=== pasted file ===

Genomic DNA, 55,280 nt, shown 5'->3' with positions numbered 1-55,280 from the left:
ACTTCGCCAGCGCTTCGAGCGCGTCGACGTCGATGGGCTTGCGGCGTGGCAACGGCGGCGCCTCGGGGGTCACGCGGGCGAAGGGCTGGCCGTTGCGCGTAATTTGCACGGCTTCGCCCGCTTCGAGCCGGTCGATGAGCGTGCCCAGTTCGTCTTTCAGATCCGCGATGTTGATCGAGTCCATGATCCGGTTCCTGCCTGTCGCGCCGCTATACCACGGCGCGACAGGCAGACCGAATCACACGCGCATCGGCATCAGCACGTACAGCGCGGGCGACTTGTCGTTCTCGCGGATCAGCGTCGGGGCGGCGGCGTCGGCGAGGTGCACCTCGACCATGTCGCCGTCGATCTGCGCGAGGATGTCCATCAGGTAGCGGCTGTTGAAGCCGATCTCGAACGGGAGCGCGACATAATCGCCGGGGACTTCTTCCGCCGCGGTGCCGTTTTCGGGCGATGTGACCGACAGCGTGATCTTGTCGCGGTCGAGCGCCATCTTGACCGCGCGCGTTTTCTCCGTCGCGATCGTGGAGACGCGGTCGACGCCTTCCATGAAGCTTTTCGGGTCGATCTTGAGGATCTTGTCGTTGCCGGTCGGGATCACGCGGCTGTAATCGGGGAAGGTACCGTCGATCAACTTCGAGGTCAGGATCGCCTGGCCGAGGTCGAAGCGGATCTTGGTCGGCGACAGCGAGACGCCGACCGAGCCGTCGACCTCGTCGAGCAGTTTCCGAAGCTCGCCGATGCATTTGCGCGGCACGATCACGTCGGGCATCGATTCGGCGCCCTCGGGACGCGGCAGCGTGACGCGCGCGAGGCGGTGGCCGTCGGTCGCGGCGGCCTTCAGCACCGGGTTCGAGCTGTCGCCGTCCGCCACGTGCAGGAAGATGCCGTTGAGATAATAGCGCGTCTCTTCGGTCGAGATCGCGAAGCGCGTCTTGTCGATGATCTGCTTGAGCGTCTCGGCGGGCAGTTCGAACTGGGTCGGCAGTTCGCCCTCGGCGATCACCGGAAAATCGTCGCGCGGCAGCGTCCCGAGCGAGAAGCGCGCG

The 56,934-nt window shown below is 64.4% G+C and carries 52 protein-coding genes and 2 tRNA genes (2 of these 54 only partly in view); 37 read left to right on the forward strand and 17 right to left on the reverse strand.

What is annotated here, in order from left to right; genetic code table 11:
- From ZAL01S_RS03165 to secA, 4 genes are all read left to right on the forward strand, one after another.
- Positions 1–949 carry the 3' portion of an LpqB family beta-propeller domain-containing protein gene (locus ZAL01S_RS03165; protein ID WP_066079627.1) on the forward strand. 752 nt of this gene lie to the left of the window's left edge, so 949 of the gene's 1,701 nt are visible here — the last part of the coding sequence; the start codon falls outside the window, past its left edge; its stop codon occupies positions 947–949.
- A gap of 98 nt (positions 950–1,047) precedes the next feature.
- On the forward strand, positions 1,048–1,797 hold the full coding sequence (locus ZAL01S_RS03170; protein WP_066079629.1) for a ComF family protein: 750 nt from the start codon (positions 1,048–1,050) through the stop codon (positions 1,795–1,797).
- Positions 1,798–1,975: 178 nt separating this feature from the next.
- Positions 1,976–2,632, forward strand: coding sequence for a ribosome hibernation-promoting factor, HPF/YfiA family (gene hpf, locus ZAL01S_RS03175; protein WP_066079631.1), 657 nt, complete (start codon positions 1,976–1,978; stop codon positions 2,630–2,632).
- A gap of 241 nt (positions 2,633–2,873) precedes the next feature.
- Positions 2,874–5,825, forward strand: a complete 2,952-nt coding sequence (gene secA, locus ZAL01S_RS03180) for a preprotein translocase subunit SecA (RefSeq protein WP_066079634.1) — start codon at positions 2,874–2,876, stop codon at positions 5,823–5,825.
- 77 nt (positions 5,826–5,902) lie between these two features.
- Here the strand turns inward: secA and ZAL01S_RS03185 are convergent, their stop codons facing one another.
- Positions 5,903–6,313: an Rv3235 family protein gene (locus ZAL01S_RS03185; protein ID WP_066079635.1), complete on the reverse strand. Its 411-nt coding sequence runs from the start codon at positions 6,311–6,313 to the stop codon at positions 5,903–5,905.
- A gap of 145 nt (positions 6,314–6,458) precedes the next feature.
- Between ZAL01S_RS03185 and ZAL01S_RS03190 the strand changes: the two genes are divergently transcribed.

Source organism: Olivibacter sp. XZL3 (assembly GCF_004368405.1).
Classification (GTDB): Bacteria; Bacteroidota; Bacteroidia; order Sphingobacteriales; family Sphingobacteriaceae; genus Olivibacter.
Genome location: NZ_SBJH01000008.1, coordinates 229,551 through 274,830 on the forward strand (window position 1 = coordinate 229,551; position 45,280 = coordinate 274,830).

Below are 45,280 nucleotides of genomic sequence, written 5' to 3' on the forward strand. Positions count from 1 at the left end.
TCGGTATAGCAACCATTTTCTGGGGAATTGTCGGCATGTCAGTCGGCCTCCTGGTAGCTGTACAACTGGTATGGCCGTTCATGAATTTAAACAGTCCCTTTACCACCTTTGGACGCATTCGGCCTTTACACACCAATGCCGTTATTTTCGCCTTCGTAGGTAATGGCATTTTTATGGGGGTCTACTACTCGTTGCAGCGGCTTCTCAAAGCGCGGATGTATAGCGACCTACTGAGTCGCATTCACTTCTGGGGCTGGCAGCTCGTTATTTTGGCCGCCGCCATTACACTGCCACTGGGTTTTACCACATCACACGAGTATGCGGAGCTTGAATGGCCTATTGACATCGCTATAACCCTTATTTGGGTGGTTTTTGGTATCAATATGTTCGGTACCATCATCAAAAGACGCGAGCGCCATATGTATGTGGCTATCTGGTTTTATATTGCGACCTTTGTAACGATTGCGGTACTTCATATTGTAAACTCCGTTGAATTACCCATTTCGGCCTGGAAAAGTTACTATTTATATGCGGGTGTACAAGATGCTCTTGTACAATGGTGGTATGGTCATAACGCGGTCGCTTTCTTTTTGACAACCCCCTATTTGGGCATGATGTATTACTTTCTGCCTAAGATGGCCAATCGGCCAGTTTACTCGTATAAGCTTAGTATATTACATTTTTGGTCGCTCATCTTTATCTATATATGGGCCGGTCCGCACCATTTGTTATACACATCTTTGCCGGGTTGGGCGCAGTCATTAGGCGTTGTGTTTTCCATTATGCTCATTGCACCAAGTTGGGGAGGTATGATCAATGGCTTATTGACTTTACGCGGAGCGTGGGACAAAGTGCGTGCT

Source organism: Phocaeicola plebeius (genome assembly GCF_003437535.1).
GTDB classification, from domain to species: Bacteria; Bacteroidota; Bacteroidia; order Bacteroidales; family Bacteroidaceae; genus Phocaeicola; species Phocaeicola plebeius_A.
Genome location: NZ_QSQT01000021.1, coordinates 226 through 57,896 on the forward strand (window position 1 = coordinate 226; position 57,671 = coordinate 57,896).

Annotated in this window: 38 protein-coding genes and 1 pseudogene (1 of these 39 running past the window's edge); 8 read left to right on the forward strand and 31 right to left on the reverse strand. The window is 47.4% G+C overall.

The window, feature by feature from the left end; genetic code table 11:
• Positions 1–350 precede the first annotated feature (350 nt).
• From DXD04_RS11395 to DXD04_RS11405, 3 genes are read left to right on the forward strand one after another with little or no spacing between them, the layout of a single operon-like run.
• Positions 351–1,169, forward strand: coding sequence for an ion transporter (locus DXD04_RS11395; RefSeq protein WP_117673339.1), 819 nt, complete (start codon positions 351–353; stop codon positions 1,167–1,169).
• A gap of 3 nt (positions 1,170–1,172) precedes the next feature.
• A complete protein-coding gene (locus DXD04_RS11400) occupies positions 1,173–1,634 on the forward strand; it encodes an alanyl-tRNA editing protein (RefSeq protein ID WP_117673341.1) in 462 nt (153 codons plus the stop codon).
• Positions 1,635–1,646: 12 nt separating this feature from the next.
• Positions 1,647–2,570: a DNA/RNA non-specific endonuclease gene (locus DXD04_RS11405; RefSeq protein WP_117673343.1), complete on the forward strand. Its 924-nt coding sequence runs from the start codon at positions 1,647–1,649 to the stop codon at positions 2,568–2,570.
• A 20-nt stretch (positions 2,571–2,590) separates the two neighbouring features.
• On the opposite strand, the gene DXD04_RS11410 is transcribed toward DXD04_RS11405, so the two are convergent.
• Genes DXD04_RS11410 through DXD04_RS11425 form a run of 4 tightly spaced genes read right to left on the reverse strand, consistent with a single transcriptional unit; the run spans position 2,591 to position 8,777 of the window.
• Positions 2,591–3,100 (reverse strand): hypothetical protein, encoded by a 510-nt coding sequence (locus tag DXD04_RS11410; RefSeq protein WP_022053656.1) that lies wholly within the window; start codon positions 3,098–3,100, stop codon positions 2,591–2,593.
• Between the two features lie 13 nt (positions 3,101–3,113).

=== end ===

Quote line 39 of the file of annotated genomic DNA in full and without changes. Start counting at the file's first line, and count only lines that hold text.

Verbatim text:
• Between the two features lie 13 nt (positions 3,101–3,113).